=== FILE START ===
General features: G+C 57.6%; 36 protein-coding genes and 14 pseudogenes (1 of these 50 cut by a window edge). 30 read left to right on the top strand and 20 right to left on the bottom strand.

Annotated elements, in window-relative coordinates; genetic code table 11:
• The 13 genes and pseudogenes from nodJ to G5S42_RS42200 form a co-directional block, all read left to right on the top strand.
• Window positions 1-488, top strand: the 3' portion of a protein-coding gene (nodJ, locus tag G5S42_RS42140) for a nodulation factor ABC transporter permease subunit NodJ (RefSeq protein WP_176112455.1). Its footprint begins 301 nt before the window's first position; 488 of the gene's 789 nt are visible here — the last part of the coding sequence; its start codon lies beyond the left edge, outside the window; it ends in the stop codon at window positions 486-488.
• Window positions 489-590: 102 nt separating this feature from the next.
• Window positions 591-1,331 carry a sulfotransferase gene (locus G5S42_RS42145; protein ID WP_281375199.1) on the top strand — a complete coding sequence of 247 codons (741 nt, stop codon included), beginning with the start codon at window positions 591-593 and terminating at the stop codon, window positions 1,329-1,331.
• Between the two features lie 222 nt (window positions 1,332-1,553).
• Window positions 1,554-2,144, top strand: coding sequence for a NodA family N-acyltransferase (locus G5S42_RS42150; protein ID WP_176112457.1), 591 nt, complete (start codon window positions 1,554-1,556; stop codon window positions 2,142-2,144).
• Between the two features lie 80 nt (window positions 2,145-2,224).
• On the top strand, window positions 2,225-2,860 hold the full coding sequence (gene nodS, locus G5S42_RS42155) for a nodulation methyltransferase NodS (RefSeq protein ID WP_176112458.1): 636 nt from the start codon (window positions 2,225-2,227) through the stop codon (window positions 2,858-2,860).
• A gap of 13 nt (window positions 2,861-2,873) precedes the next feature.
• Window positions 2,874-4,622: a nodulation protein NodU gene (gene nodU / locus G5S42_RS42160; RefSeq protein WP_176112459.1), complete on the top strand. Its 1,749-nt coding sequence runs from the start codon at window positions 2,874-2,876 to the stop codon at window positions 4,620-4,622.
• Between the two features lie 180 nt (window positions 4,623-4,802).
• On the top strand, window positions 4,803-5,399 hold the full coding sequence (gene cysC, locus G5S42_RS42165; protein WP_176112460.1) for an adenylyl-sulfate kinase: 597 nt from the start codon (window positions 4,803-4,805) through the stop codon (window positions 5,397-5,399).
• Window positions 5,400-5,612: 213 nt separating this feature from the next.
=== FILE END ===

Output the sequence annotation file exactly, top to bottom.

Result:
General features: G+C 57.6%; 36 protein-coding genes and 14 pseudogenes (1 of these 50 cut by a window edge). 30 read left to right on the top strand and 20 right to left on the bottom strand.

Annotated elements, in window-relative coordinates; genetic code table 11:
• The 13 genes and pseudogenes from nodJ to G5S42_RS42200 form a co-directional block, all read left to right on the top strand.
• Window positions 1-488, top strand: the 3' portion of a protein-coding gene (nodJ, locus tag G5S42_RS42140) for a nodulation factor ABC transporter permease subunit NodJ (RefSeq protein WP_176112455.1). Its footprint begins 301 nt before the window's first position; 488 of the gene's 789 nt are visible here — the last part of the coding sequence; its start codon lies beyond the left edge, outside the window; it ends in the stop codon at window positions 486-488.
• Window positions 489-590: 102 nt separating this feature from the next.
• Window positions 591-1,331 carry a sulfotransferase gene (locus G5S42_RS42145; protein ID WP_281375199.1) on the top strand — a complete coding sequence of 247 codons (741 nt, stop codon included), beginning with the start codon at window positions 591-593 and terminating at the stop codon, window positions 1,329-1,331.
• Between the two features lie 222 nt (window positions 1,332-1,553).
• Window positions 1,554-2,144, top strand: coding sequence for a NodA family N-acyltransferase (locus G5S42_RS42150; protein ID WP_176112457.1), 591 nt, complete (start codon window positions 1,554-1,556; stop codon window positions 2,142-2,144).
• Between the two features lie 80 nt (window positions 2,145-2,224).
• On the top strand, window positions 2,225-2,860 hold the full coding sequence (gene nodS, locus G5S42_RS42155) for a nodulation methyltransferase NodS (RefSeq protein ID WP_176112458.1): 636 nt from the start codon (window positions 2,225-2,227) through the stop codon (window positions 2,858-2,860).
• A gap of 13 nt (window positions 2,861-2,873) precedes the next feature.
• Window positions 2,874-4,622: a nodulation protein NodU gene (gene nodU / locus G5S42_RS42160; RefSeq protein WP_176112459.1), complete on the top strand. Its 1,749-nt coding sequence runs from the start codon at window positions 2,874-2,876 to the stop codon at window positions 4,620-4,622.
• Between the two features lie 180 nt (window positions 4,623-4,802).
• On the top strand, window positions 4,803-5,399 hold the full coding sequence (gene cysC, locus G5S42_RS42165; protein WP_176112460.1) for an adenylyl-sulfate kinase: 597 nt from the start codon (window positions 4,803-4,805) through the stop codon (window positions 5,397-5,399).
• Window positions 5,400-5,612: 213 nt separating this feature from the next.